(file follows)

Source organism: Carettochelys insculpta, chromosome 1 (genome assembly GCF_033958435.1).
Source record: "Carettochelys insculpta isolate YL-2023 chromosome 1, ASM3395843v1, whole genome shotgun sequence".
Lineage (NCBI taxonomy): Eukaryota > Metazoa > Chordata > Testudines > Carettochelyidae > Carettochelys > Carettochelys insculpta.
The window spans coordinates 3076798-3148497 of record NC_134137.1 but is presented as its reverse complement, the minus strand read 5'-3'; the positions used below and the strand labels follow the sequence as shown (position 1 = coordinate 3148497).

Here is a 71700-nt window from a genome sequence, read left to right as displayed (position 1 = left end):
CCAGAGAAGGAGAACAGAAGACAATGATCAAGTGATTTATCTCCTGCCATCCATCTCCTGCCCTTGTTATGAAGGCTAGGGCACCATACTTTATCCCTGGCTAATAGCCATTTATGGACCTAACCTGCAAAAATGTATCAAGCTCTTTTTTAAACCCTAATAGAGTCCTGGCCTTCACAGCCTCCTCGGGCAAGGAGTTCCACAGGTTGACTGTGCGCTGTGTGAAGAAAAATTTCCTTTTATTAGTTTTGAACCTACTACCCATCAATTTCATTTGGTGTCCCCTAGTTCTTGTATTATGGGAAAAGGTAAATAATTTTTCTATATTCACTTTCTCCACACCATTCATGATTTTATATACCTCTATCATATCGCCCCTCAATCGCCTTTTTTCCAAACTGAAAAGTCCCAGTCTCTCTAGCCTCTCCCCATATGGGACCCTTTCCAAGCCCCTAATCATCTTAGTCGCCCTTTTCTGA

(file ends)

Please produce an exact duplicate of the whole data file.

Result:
Source organism: Carettochelys insculpta, chromosome 1 (genome assembly GCF_033958435.1).
Source record: "Carettochelys insculpta isolate YL-2023 chromosome 1, ASM3395843v1, whole genome shotgun sequence".
Lineage (NCBI taxonomy): Eukaryota > Metazoa > Chordata > Testudines > Carettochelyidae > Carettochelys > Carettochelys insculpta.
The window spans coordinates 3076798-3148497 of record NC_134137.1 but is presented as its reverse complement, the minus strand read 5'-3'; the positions used below and the strand labels follow the sequence as shown (position 1 = coordinate 3148497).

Here is a 71700-nt window from a genome sequence, read left to right as displayed (position 1 = left end):
CCAGAGAAGGAGAACAGAAGACAATGATCAAGTGATTTATCTCCTGCCATCCATCTCCTGCCCTTGTTATGAAGGCTAGGGCACCATACTTTATCCCTGGCTAATAGCCATTTATGGACCTAACCTGCAAAAATGTATCAAGCTCTTTTTTAAACCCTAATAGAGTCCTGGCCTTCACAGCCTCCTCGGGCAAGGAGTTCCACAGGTTGACTGTGCGCTGTGTGAAGAAAAATTTCCTTTTATTAGTTTTGAACCTACTACCCATCAATTTCATTTGGTGTCCCCTAGTTCTTGTATTATGGGAAAAGGTAAATAATTTTTCTATATTCACTTTCTCCACACCATTCATGATTTTATATACCTCTATCATATCGCCCCTCAATCGCCTTTTTTCCAAACTGAAAAGTCCCAGTCTCTCTAGCCTCTCCCCATATGGGACCCTTTCCAAGCCCCTAATCATCTTAGTCGCCCTTTTCTGA